June 6, 2016

Faith, hope & charity – from the Bible, to American politics, to Dale Evans & Roy Rogers...

Saint Paul the Apostle


“And now abideth faith, hope, charity these three; but the greatest of these is charity.”
        Saint Paul (c. 5 A.D. - c. 67 A.D.)
        I Corinthians 13:13 (i.e., Chapter 13, Verse 13)
        I Corinthians, usually referred to as First Corinthians or the First Epistle to the Corinthians is a book in the Bible based on a letter written around 53 A.D. by Paul, an Apostle of Jesus (though not one of the first twelve). Much of the letter provides stern guidance to the congregation of Christians Paul established in Corinth, Greece. He’d heard they were violating some of the rules for followers of the new Christian faith that he helped create. So in his letter, he warned them about various sinful things, such as getting drunk, fornicating (which he mentions many times) and allowing women to go around without covering their head (a strange rule that Muslims and early Christians had in common).
       One of the less Puritanical and more inspiring parts of I Corinthians comes in Book 13. In that, Paul discusses the importance of being charitable. It ends with the line that includes the familiar triumvirate “faith, hope, charity” – of which, Paul says, the greatest is charity. 
       This line is preceded by two that include other famous Bible quotes about putting away childish things (Chap. 13, Verse 11) and seeing through a glass darkly (Chap. 13, Verse 12):
       When I was a child, I spake as a child, I understood as a child, I thought as a child: but when I became a man, I put away childish things.
       For now we see through a glass, darkly; but then face to face: now I know in part; but then shall I know even as also I am known.
       And now abideth faith, hope, charity, these three; but the greatest of these is charity.

Franklin D. Roosevelt - June 27, 1936 speech


“We are poor indeed if this Nation cannot afford to lift from every recess of American life the dread fear of the unemployed that they are not needed in the world...In the place of the palace of privilege we seek to build a temple out of faith and hope and charity.”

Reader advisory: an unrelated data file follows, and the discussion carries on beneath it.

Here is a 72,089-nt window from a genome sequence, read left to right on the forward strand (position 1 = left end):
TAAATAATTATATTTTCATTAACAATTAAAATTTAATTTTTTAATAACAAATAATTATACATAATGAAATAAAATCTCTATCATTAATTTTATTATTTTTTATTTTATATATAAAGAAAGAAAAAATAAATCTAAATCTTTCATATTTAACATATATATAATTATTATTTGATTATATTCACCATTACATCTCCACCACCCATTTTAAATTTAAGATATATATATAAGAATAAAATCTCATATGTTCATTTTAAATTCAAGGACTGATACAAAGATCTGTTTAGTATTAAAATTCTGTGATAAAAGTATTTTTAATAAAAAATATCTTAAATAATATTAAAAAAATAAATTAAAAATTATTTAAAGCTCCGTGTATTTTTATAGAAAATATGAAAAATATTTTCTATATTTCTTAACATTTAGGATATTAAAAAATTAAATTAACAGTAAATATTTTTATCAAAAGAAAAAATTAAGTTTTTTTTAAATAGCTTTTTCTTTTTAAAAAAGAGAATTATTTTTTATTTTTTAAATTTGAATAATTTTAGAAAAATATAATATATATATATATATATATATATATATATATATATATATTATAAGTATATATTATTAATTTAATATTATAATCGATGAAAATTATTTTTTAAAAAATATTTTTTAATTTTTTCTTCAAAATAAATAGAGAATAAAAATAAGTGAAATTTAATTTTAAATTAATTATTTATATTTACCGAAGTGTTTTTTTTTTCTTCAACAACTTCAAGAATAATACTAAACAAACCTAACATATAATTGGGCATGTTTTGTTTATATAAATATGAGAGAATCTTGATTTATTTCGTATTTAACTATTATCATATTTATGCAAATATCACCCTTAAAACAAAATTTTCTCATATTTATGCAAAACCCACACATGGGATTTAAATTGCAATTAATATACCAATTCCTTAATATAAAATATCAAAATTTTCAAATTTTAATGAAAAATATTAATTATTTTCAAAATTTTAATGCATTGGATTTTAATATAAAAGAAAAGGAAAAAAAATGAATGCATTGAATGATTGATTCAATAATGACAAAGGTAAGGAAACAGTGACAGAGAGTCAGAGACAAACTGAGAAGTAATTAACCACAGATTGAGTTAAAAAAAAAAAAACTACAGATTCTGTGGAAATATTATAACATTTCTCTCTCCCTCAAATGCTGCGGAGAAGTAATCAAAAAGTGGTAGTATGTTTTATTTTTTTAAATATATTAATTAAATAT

Franklin D. Roosevelt (1882-1945)
       American Democratic politician elected to serve three terms as President of the United States
       In his acceptance speech after receiving the Democratic nomination for his second term as president, at the Democratic National Convention in Philadelphia, Pennsylvania, June 27, 1936.

Barry Goldwater autobiography 1988


“Freedom has been the watchword of my political life...I believe in faith, hope, and charity. But none of these is possible without freedom.”
       Barry Goldwater (1909-1998)
       Republican politician who served U.S. Senator from Arizona for many years and was the Republican Party's nominee for President in 1964 
       The quote is from his autobiography Goldwater, first published in 1988



“America's greatness and variety, its perpetual newness and variety, its bedrock of faith, hope and charity is all too easy to forget. Yet it is always there, rising above the cloud banks of cheap and easy rhetoric like the Rockies above the fruited plain.”
       Paul Greenberg
       Pulitzer Prize-winning political commentator
       Commenting on the uniquely bizarre 2016 presidential campaign in an editorial originally published in the Arkansas Democrat-Gazette, May 27, 2016

George Orwell at typewriter


“Now abideth faith, hope, money; but the greatest of these is money.”
       George Orwell (1903-1950)
       English novelist, essayist and journalist
       One of his lines from the epigraph he wrote that appears at the beginning of his novel Keep The Aspidistra Flying (1936)

Dale Evans DC Comics cover


“Have faith, hope and charity
That's the way to live successfully
How do I know, the Bible tells me so.”

       Dale Evans (1912-2001)
       Lyrics from the song “The Bible Tells Me So”
       Words and music by Dale Evans
       Evans wrote the song to perform with her husband Roy Rogers on The Roy Rogers Show. They sang it as a duet in the episode “Ginger Horse,” which originally aired on March 27, 1955. That year it was recorded and further popularized by singer Nick Noble and bandleader Don Cornell. It eventually became one of Dale’s signature songs.

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